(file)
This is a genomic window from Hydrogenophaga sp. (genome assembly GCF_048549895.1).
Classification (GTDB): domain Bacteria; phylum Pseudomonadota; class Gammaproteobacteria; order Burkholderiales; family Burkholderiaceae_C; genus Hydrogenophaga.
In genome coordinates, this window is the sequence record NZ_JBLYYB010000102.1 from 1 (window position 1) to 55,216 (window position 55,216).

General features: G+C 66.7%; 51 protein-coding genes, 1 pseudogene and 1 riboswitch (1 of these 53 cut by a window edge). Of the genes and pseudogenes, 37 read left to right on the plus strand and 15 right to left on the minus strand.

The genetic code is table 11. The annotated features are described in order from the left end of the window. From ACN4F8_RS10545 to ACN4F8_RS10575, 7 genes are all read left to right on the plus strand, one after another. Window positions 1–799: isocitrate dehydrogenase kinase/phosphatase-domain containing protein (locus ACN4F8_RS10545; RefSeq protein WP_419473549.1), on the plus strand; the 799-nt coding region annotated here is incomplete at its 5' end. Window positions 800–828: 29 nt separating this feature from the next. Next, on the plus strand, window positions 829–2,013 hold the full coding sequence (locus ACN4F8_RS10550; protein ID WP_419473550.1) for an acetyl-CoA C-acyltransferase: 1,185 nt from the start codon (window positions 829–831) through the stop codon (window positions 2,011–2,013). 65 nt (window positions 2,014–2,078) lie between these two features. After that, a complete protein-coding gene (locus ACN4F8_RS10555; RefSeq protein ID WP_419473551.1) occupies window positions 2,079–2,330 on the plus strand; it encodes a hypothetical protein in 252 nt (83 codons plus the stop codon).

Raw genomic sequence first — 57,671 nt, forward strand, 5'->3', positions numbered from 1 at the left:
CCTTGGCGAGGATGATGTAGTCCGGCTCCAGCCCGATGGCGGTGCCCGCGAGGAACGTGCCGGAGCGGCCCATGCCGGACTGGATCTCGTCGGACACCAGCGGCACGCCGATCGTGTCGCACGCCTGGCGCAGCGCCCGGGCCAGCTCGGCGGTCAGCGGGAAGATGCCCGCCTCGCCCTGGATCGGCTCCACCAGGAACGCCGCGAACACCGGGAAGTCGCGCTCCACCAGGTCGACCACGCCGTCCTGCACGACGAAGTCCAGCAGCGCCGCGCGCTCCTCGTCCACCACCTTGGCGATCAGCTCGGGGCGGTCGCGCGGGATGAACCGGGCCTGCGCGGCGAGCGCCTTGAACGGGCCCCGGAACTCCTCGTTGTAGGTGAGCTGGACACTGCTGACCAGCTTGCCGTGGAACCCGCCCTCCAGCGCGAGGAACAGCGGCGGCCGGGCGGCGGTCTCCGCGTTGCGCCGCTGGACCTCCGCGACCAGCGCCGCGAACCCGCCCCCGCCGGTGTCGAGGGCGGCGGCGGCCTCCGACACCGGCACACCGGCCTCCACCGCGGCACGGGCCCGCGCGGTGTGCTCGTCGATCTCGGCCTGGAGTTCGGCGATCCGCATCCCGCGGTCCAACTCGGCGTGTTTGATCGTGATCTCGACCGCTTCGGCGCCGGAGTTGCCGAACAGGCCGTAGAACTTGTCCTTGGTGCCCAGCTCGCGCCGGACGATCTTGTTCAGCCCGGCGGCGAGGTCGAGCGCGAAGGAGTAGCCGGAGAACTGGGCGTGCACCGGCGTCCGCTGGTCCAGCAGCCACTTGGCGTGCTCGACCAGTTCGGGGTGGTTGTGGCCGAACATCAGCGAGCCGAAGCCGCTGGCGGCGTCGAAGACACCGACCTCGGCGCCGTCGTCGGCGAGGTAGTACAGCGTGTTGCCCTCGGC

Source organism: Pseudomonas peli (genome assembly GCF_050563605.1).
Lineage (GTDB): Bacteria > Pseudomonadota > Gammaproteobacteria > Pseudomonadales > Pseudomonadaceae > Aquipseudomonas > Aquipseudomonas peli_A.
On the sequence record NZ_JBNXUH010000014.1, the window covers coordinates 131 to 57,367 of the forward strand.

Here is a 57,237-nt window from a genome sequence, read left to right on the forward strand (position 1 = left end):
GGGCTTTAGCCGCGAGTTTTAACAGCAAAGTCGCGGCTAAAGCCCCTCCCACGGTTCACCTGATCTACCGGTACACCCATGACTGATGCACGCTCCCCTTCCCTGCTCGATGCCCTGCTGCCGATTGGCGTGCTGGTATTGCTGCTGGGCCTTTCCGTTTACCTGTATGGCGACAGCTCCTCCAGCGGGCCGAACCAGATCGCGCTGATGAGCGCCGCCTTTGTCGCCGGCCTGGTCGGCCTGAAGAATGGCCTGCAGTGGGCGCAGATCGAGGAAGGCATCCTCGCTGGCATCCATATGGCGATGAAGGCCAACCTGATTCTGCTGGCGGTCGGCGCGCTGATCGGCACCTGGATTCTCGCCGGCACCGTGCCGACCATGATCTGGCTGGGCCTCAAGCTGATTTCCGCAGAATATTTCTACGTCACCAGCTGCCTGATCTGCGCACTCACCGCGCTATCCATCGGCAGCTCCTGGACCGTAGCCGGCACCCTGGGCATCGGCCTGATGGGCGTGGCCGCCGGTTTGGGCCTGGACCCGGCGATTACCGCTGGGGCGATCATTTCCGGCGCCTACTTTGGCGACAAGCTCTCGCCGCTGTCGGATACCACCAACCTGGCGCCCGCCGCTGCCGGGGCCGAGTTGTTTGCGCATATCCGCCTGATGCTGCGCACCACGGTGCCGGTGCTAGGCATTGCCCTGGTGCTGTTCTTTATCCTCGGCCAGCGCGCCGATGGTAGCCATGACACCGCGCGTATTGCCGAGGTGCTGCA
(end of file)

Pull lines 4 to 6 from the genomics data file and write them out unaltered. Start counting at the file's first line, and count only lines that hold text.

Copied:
General features: G+C 66.7%; 51 protein-coding genes, 1 pseudogene and 1 riboswitch (1 of these 53 cut by a window edge). Of the genes and pseudogenes, 37 read left to right on the plus strand and 15 right to left on the minus strand.

The genetic code is table 11. The annotated features are described in order from the left end of the window. From ACN4F8_RS10545 to ACN4F8_RS10575, 7 genes are all read left to right on the plus strand, one after another. Window positions 1–799: isocitrate dehydrogenase kinase/phosphatase-domain containing protein (locus ACN4F8_RS10545; RefSeq protein WP_419473549.1), on the plus strand; the 799-nt coding region annotated here is incomplete at its 5' end. Window positions 800–828: 29 nt separating this feature from the next. Next, on the plus strand, window positions 829–2,013 hold the full coding sequence (locus ACN4F8_RS10550; protein ID WP_419473550.1) for an acetyl-CoA C-acyltransferase: 1,185 nt from the start codon (window positions 829–831) through the stop codon (window positions 2,011–2,013). 65 nt (window positions 2,014–2,078) lie between these two features. After that, a complete protein-coding gene (locus ACN4F8_RS10555; RefSeq protein ID WP_419473551.1) occupies window positions 2,079–2,330 on the plus strand; it encodes a hypothetical protein in 252 nt (83 codons plus the stop codon).

Raw genomic sequence first — 57,671 nt, forward strand, 5'->3', positions numbered from 1 at the left: